Tokio Marine questions validity of Greensill insurance policies


Japanese insurer Tokio Marine said insurance policies in the midst of Greensill Capital’s collapse may not have been valid in the first place as investors pressed the company to detail its exposure to the troubled lender.

Tokio Marine told the Financial Times that his remaining exposure to the London-based financial group, which filed for administration Monday, was not large enough to warrant revising its forecast for the fiscal year ending in March.

The insurer also said its potential exposure to the supply chain finance group was limited because a significant portion of its risk at Greensill was covered by reinsurance.

Since last week, investors and analysts have pressured the Japanese company for information about its exposure to Greensill, and its refusal to disclose details of “individual contracts” has fueled frustration and concern.

People with first-hand knowledge of the Tokio Marine situation said the Greensill issue dominated management’s attention. They added that there was a working hypothesis that many of the questions asked would ultimately find an answer in scheduled court proceedings in Japan, Australia and possibly Germany.

Tokio Marine said she remained “ready to protect her interests in court, if necessary”.

The Japanese insurer was put in the spotlight last week after being sued – alongside its subsidiary BCC and Insurance Australia Group – in a failed effort by Greensill to force extension two insurance policies covering $ 4.6 billion in working capital. The trial has since been dropped.

“Although there is no ongoing litigation, it is expected that some aspects of this situation will eventually lead to litigation,” said a person close to Tokio Marine.

According to court documents released last week, Tokio Marine notified Greensill of its decision to stop hedging in July after discovering that a BCC underwriter had exceeded his risk limits, insuring amounts in excess of $ 10. billion Australian dollars (7.7 billion US dollars). . The underwriter was terminated.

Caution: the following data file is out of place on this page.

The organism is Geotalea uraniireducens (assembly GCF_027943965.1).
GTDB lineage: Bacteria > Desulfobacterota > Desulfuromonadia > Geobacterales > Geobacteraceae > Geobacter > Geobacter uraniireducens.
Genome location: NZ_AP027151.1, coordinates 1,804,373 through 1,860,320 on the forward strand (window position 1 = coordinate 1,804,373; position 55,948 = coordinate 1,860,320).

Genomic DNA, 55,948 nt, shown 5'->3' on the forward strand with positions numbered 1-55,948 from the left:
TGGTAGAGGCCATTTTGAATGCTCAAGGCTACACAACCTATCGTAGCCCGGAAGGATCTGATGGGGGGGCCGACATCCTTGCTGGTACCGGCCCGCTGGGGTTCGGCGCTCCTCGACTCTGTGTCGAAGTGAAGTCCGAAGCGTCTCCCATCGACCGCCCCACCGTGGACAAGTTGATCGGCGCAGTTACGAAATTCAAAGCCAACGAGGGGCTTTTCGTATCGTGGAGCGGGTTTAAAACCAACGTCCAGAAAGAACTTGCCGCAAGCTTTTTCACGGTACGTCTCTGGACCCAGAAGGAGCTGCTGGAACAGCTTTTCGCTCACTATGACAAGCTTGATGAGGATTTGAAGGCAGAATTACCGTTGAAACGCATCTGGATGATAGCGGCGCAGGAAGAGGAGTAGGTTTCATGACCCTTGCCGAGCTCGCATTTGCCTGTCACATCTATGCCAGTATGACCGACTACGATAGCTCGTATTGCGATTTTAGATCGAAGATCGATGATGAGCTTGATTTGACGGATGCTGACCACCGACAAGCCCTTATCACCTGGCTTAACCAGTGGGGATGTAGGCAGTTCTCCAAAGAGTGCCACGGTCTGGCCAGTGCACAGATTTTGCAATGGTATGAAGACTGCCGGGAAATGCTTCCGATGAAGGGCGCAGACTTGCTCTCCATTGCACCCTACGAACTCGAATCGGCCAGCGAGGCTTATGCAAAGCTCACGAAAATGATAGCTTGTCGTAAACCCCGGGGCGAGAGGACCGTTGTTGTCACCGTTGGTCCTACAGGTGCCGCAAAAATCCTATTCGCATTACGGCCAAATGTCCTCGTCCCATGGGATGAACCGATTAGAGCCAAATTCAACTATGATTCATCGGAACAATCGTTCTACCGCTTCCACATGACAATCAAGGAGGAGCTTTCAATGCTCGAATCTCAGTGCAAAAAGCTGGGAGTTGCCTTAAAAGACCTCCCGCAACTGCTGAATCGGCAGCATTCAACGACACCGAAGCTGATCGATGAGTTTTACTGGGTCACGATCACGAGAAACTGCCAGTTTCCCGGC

Financial transactions, which concern supply chain finance and whose insurance status is under control, Greensill made payments to suppliers of a particular company and later received payments from that company. The insurance was drafted to protect Greensill from defaults on these payments.

Tokio Marine said it was investigating the validity of insurance policies following investigations by German financial watchdog BaFin, and considered them open to challenge

The Japanese group pointed out that the $ 4.6 billion insurance policy was the total potential exposure, but its actual risk was significantly lower.

The company declined to comment on the extent of its exposure, but previously warned it expected pandemic-related overseas losses of 12.3 billion yen ($ 113 million) for the second fiscal semester, which included losses on trade credit insurance.

Koki Sato, insurance analyst at Mizuho Securities, felt that since Tokio Marine did not plan to change this guidance after considering the total amount of risk it faced, its losses on commercial credit insurance for commercial transactions financed by Greensill would be in the order of 10 billion yen. Other analysts predicted losses of up to 20 billion yen.

A large shareholder has already expressed concern about the risk to Tokio Marine of the Greensill collapse and demanded clarification from the Japanese company on what exactly it had insured, according to a person directly familiar with the matter.

Two other fund managers holding shares in Tokio Marine, speaking on condition of anonymity, told the FT they were looking into the matter.

The concerns took on added urgency after Insurance Australia Group said Tuesday that it had “no net insurance exposure” to policies linked to Greensill and had agreed to transfer any exposure, net of reinsurance, to Tokio Marine upon the 2019 sale of its 50 percent stake in BCC .



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